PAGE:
Catherine Robbins’ Yearbook Photo 1923
The 1924 Long Trail Guidebook used by Robbins on her hike with her notes, provided by granddaughter Cara Nelson 
Catherine Robbins Clifford with granddaughters Amity Robichaud and Cara Nelson, (and a Middlebury poster in the background). Photo provided by Cara Nelson
Final page in Catherine Robbins’ Long Trail scrapbook; provided by Cara Nelson

Davis Library Fall atrium exhibit: Old Friends and New: Writers in Nature, 1847-2000

Categories: Midd Blogosphere

Two new exhibits have cropped up in the library this week – “Old Friends and New: Writers in Nature, 1847-2000” in the atrium and “Reading Nature” in the lower level Harman Reading Room. Both feature books that explore literary and scientific human interaction with the environment to commemorate the 50th anniversary of Environmental Studies at Middlebury College.


The main floor exhibit “Old Friends and New” contains books and archives produced by authors deeply rooted in the natural world.

From Henry David Thoreau to John Freidin, this collection showcases the importance of nature as it exists outdoors as well as within the minds and pages of these authors.

John Muir and John Burroughs, 1909
RERobinson in woods
Artist, naturalist, and writer Rowland Evans Robinson (1833-1900)

















Title page, Julia Butterfly Hill's The Legacy of Luna, 2000
Title page, Julia Butterfly Hill’s The Legacy of Luna, 2000

Nobly Served Exhibit: Mary Annette Anderson

Categories: Midd Blogosphere

Mary Annette Anderson was the first woman of color to graduate from Middlebury College and the first woman of color to be inducted into Phi Beta Kappa honor society. She was born in Shoreham, Vermont to William Anderson, a former slave who traveled north after the Civil War and purchased his own farm, and Philomine Langlois of French Canadian and Indian heritage. Her formal education began in the Shoreham School, continued in the Northfield Seminary for Young Ladies in Massachusetts, and culminated at Middlebury College, where Anderson graduated as valedictorian of the Class of 1899. As Valedictorian, she delivered a Commencement address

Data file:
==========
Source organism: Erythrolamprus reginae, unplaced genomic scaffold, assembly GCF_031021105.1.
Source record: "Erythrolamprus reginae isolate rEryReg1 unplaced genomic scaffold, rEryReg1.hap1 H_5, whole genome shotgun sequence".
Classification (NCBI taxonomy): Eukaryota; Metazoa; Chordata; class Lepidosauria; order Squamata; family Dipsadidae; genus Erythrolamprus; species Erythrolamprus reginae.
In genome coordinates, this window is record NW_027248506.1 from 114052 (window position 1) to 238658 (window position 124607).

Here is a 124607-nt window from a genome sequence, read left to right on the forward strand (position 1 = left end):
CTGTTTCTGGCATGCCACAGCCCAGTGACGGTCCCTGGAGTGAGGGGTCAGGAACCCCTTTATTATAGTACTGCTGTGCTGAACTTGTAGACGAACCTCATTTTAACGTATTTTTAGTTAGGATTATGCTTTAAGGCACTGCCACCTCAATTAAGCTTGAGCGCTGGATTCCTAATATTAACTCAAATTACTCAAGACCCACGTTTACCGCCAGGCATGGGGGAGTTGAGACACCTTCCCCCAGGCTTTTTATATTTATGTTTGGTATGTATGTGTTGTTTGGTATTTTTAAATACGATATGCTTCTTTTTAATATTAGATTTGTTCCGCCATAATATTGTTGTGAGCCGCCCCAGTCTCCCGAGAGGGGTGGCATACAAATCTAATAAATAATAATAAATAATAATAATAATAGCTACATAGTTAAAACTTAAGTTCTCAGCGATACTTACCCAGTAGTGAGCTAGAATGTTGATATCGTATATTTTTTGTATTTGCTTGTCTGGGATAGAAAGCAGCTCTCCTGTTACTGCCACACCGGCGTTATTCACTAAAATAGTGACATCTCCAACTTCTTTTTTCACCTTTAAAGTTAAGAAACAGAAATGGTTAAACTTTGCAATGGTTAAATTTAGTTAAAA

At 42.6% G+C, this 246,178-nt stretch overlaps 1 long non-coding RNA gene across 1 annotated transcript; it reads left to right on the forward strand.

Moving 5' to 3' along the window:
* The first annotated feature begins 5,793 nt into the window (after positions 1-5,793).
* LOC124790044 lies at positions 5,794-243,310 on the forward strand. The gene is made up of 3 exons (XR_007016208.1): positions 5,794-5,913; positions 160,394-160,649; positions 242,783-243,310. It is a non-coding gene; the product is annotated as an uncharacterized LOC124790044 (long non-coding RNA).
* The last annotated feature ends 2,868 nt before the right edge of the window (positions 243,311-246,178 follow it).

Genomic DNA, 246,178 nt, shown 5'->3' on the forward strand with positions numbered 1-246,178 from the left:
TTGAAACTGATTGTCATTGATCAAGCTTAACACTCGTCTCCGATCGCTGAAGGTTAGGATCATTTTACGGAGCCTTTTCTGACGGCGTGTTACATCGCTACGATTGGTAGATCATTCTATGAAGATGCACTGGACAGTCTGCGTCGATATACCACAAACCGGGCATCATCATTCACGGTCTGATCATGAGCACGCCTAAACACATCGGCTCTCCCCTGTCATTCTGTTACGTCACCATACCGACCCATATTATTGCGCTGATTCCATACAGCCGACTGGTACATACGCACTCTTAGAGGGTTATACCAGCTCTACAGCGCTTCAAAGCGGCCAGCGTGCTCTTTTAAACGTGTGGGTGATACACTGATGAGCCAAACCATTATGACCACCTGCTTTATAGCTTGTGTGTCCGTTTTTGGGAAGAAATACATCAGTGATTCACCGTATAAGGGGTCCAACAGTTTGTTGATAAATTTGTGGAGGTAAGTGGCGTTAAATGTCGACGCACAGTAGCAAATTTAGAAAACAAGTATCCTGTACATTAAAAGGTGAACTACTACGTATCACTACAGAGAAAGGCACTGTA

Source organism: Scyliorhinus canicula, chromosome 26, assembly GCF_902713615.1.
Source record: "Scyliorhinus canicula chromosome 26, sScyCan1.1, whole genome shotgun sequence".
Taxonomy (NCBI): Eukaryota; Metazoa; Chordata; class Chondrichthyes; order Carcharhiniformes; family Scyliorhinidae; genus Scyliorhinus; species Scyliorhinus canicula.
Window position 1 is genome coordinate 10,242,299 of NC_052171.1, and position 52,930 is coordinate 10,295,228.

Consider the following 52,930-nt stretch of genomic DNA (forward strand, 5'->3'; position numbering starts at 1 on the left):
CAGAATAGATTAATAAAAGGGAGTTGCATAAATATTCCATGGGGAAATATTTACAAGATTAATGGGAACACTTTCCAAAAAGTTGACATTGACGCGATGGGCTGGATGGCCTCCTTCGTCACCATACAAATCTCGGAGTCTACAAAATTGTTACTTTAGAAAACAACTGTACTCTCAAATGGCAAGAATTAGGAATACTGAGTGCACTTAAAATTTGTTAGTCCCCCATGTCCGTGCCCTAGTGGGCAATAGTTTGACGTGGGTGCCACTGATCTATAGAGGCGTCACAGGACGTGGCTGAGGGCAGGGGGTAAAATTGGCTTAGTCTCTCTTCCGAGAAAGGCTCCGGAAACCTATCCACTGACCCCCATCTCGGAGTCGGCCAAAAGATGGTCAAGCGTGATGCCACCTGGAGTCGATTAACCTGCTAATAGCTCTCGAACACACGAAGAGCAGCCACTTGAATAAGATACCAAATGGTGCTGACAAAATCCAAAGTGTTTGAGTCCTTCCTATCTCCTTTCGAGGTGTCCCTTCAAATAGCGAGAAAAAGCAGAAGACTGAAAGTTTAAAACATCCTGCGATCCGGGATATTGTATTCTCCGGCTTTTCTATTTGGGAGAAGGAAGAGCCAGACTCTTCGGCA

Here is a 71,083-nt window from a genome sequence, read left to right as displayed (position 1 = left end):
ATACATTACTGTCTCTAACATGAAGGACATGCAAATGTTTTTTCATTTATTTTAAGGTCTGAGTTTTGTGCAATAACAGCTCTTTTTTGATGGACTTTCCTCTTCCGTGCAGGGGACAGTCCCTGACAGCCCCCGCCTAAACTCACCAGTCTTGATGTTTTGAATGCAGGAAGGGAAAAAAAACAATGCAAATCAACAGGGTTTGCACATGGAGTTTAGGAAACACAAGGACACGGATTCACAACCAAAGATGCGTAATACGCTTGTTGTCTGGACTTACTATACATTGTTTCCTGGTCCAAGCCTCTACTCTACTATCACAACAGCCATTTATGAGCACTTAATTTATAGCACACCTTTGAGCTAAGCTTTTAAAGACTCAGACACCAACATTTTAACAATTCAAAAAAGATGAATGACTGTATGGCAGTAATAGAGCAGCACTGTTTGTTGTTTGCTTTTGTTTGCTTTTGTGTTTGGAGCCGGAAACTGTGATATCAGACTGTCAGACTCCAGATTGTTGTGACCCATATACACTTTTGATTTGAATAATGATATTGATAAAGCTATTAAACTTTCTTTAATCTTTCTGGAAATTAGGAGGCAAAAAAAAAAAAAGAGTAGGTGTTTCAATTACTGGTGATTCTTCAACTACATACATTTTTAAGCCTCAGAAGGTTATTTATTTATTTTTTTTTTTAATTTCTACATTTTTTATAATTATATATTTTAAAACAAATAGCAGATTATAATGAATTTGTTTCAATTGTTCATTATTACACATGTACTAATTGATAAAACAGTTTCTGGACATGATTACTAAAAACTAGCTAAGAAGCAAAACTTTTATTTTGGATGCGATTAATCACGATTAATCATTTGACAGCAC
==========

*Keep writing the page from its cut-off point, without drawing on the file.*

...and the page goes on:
entitled “The Crown of Culture.” Additionally, she was the first woman to address the distinguished guests—the College president, trustees, alumni, and professors—at the “Corporation dinner,” and her graduating class sang a poem she penned at their Class Day celebration.

After graduation, she moved to New Orleans, Louisiana where she taught at Straight University for one year before joining the Howard University faculty in Washington, D.C. She taught English and Rhetoric there until 1907 when she married fellow faculty member, Walter Lucius Smith. Eventually she returned to Vermont with her husband, who completed postgraduate work at the University of Vermont. She died in 1922 at age forty-seven.

As a part of our exhibition, “Nobly Served: Leading Women of Middlebury College,” banners of Mary Anderson can be found in Axinn and Bicentennial Hall now through October 5th.

Nobly Served Exhibit: May Belle Chellis

Categories: Midd Blogosphere

In honor of President Laurie Patton’s inauguration, Special Collections and Archives will mount a campus-wide exhibition showcasing eight exceptional women throughout the College’s history. Our community is thrilled that President Patton has joined the ranks of these founders, marking a momentous step in Middlebury College history.

We first recognize May Belle Chellis, one of the first three women admitted to Middlebury College in 1883 and the first woman to graduate in 1886. Chellis’ presence and accomplishments forced the trustees to make accommodations – including a special curriculum, dedicated study and living space, and awards for scholarship – so that women could attend the College. “The faculty were not going to require us to do the regular work that the boys had,” Chellis reminisces, “but [May Bolton, Class of 1887, Louise “Daisy” Edgerton, Class of 1887, and I] insisted that we ought to do it just the same.” Chellis captured the highest rank in Greek at the end of her freshman year, graduated Phi Beta Kappa, and delivered her essay “The Growth of Criticism” at the 1886 Commencement.

She went on to become Preceptress at both Black River Academy in Ludlow, Vermont and Gates Academy in Neigh, Nebraska, and Principal at St. Peter High School in Minnesota. She married Joseph Andrew Doremus in 1898 and raised five children.

Keep an eye out for our exhibition around campus and additional posts featuring more iconic Middlebury women!